By serving as an incubator for high-technology companies, Bankers Trust New York Corp. is pursuing a unique and - in the venture capital sense - risky strategy for a bank.
Other big and innovative U.S. banks - notably Citicorp and Wells Fargo & Co. - are nurturing significant technological breakthroughs. Some of these activities are known publicly, such as Wells' involvement with virtual malls and the Mondex smart cards. Others are more under wraps, such as Citicorp's partially unveiled Electronic Monetary System. But most are intended for the banks' own use or to serve their strategies.
Bankers Trust plants the technology seeds within, but wants to let the flowers bloom within full-fledged, independent commercial entities.
Citicorp learned the hard way, with its maligned Magic Middle card- encoding system in the 1970s, how difficult it is to get other banks to buy into a proprietary invention. It is trying valiantly to overcome those suspicions in taking its on-line payment technology into the public domain.
Bankers Trust started down this road in 1992, when a group of Tokyo- based executives in the capital markets group gained permission to form BT Ventures. This division has given birth to four companies, of which Certco is the newest.
"The idea was actually to create little companies whose products or services were of value to the bank, but each of the products or services was built for the world outside," said John Herron Jr., senior managing director of BT Ventures.
After 18 years in capital markets with Bankers Trust, Mr. Herron was eager for a fresh challenge. He and a partner, Kazuko Kawahara, persuaded senior management to set aside some money for the new venture arm - he won't say exactly how much - and began scouting for ideas and talent.
Within Bankers Trust, the eighth-largest U.S. banking company, the venture division is attracting more and more attention as its start-ups have spun off and as electronic commerce has come into vogue.
"I don't think a lot of people on the business lines realized the potency of the electronic revolution that was taking place," Mr. Herron said. "The people on the technology side did.
"A lot of people on the business side have done a 180-degree change. There's a lot more interest and conversance in what is going on."
One company BT Ventures has spawned is Interval Systems of Austin, Tex. Like Certco, it does micropayments as well as what Mr. Herron described as "digital content management," or the distribution of electronic content over networks. Tandem Computers is a partner in the venture.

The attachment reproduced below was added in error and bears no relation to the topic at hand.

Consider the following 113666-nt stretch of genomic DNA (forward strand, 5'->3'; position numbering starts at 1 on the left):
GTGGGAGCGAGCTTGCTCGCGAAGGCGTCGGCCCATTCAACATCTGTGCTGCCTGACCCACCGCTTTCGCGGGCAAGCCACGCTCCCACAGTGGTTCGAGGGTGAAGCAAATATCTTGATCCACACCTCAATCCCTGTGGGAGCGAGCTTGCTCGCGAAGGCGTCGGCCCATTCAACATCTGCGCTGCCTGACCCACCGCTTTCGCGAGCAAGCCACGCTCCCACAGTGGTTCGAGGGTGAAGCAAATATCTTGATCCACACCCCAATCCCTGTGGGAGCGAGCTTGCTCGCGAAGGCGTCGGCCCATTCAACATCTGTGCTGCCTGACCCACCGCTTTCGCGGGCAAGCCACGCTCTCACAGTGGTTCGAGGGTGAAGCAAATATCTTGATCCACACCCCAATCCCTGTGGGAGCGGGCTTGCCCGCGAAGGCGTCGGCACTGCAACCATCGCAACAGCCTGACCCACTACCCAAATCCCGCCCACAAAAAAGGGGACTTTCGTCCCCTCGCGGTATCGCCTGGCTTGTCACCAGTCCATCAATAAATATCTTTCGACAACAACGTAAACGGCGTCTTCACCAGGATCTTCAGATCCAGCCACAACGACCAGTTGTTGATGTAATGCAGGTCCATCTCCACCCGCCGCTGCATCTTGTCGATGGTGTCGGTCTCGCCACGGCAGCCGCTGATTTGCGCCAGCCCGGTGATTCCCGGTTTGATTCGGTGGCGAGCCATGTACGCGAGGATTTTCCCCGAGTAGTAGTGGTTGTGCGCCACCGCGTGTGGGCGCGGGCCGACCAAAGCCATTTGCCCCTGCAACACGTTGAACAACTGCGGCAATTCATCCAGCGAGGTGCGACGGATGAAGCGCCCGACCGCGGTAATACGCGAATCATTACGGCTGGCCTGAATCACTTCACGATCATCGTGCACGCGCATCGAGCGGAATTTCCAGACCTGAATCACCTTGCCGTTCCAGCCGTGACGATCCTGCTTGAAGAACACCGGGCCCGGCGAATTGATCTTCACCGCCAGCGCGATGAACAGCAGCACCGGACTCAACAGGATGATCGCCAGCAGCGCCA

Interval and Certco are "sort of second cousins," Mr. Herron said. "Part of the idea for all of these is that there is a thematic coherence, but there doesn't have to be. They are independent companies."
The idea of a quasi-rivalry between progeny is a bit jarring to some bankers, who are less accustomed to the partnering practices more common in the technology industry, Mr. Herron said.
Another company bred by BT Ventures is Astratek, a New York-based software firm that specializes in network administration. Its products diagnose traffic patterns on the server computers that play a critical role in network computing. Astratek offerings also can help computer systems managers deal with the "year 2000 problem" in their software.
The fourth BT company is Zoologic, also in New York, producing software teaching tools for financial professionals. The core product is a training program called Capital Markets 101.
A common thread among the spinoffs is Bankers Trust's effort to attract top professionals and offer them equity stakes. This is designed to build loyalty and commitment and offer something more than "the traditional bonus thing," Mr. Herron said.
Mr. Herron, who devotes part of his own time to Zoologic, said he is interested in technology because "the frontiers become the mainstream very quickly.
"Certainly there's a boring dimension to banks," he said. "But they touch so many parts of people's lives. We have to make that conversion into things that are popular and that add value and interest to people's lives."